Knowledge and Awareness of Human Papillomavirus (HPV), Cervical Cancer and HPV Vaccine among Women in Two Distinct Nepali Communities


Background: This study assessed human papillomavirus (HPV), cervical cancer, and HPV vaccine knowledgeand awareness among women in two sub-populations in Nepal - Khokana, a traditional Newari village in theLalitpur District about eight kilometers south of Kathmandu, and Sanphebagar, a village development committeewithin Achham District in rural Far-Western Nepal.
Methods: Study participants were recruited during healthcamps conducted by Nepal Fertility Care Center, a Nepali non-governmental organization. Experienced staffadministered a Nepali language survey instrument that included questions on socio-demographics, reproductivehealth and knowledge on HPV, cervical cancer, and the HPV vaccine.
Results: Of the 749 participants, 387 (51.7%)were from Khokana and 362 (48.3%) were from Sanphebagar. Overall, 53.3% (n=372) of women were awareof cervical cancer with a significant difference between Khokana and Sanphebagar (63.3% vs 43.0%; p=0.001).Overall, 15.4% (n=107) of women had heard of HPV and 32% (n=34) of these women reported having heard ofthe HPV vaccine. If freely available, 77.5% of the women reported willingness to have their children vaccinatedagainst HPV. Factors associated with cervical cancer awareness included knowledge of HPV (Khokana: OddsRatio (OR)=24.5; (95% Confidence Interval (CI): 3.1-190.2, Sanphebagar: OR=14.8; 95% CI: 3.7-58.4)) andsexually transmitted infections (Khokana: OR=6.18; 95% CI: 3.1-12.4; Sanphebagar: OR=17.0; 95% CI: 7.3-39.7) among other risk factors.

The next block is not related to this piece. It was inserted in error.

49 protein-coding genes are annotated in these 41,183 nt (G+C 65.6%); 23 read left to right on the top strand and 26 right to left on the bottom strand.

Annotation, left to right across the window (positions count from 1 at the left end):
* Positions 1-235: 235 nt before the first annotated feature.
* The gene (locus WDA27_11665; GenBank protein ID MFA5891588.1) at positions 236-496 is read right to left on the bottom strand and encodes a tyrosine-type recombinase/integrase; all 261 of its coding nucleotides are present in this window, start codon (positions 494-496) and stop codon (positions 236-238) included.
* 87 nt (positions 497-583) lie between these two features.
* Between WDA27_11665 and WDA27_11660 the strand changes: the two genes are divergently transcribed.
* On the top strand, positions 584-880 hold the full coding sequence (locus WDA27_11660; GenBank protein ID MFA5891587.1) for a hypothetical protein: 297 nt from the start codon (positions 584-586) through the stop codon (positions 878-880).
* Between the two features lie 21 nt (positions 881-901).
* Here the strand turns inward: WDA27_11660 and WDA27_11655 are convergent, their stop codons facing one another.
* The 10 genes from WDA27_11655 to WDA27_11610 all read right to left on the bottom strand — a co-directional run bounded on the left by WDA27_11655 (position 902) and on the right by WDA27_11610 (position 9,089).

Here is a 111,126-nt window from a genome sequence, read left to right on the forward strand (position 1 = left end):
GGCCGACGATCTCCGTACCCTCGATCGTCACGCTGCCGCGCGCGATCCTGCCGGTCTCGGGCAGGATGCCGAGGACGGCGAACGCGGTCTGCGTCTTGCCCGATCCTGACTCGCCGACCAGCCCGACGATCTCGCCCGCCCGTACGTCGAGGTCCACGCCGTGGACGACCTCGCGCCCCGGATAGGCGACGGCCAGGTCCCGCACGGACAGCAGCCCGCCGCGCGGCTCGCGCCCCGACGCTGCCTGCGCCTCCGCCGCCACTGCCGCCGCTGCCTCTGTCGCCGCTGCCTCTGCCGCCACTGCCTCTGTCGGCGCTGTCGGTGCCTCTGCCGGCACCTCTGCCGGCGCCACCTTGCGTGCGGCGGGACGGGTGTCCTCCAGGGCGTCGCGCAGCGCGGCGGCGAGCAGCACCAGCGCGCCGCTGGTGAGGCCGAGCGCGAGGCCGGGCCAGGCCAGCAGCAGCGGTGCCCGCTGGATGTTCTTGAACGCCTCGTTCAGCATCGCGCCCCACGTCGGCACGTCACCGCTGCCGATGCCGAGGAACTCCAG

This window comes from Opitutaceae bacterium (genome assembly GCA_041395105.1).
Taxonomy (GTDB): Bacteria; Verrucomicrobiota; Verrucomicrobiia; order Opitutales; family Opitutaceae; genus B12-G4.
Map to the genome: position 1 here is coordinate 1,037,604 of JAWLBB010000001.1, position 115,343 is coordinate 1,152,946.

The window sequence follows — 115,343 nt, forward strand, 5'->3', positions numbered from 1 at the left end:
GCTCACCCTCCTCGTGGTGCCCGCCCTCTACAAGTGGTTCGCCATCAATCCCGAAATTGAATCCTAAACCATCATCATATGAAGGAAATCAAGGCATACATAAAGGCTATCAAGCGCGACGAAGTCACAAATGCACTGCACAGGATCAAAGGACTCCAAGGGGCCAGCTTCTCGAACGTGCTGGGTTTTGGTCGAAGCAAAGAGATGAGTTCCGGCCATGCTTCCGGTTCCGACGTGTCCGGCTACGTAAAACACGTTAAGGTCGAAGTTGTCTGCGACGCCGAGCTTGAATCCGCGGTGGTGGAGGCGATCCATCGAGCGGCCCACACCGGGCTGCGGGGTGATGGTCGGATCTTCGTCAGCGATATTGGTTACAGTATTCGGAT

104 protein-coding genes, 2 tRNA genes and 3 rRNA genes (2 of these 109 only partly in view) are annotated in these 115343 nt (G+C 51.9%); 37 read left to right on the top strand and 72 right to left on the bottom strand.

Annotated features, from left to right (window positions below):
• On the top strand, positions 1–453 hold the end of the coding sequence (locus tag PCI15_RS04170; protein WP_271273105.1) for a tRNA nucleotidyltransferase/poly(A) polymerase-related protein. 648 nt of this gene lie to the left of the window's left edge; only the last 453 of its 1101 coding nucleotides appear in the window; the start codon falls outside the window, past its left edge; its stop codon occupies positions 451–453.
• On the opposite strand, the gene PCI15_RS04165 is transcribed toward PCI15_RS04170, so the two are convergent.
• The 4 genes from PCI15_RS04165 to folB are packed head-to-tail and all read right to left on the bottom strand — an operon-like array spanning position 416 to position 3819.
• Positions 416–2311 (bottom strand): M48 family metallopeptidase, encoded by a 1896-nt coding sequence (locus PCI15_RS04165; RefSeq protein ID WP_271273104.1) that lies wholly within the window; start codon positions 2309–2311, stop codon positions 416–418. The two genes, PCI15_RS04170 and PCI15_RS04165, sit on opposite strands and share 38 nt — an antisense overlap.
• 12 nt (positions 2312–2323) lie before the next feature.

Conclusions: Knowledge and awareness of HPV, cervical cancer, and the HPVvaccine remains low among women in Khokana and Sanphebagar. Acceptance of a freely available HPV vaccinefor children was high, indicating potentially high uptake rates in these communities.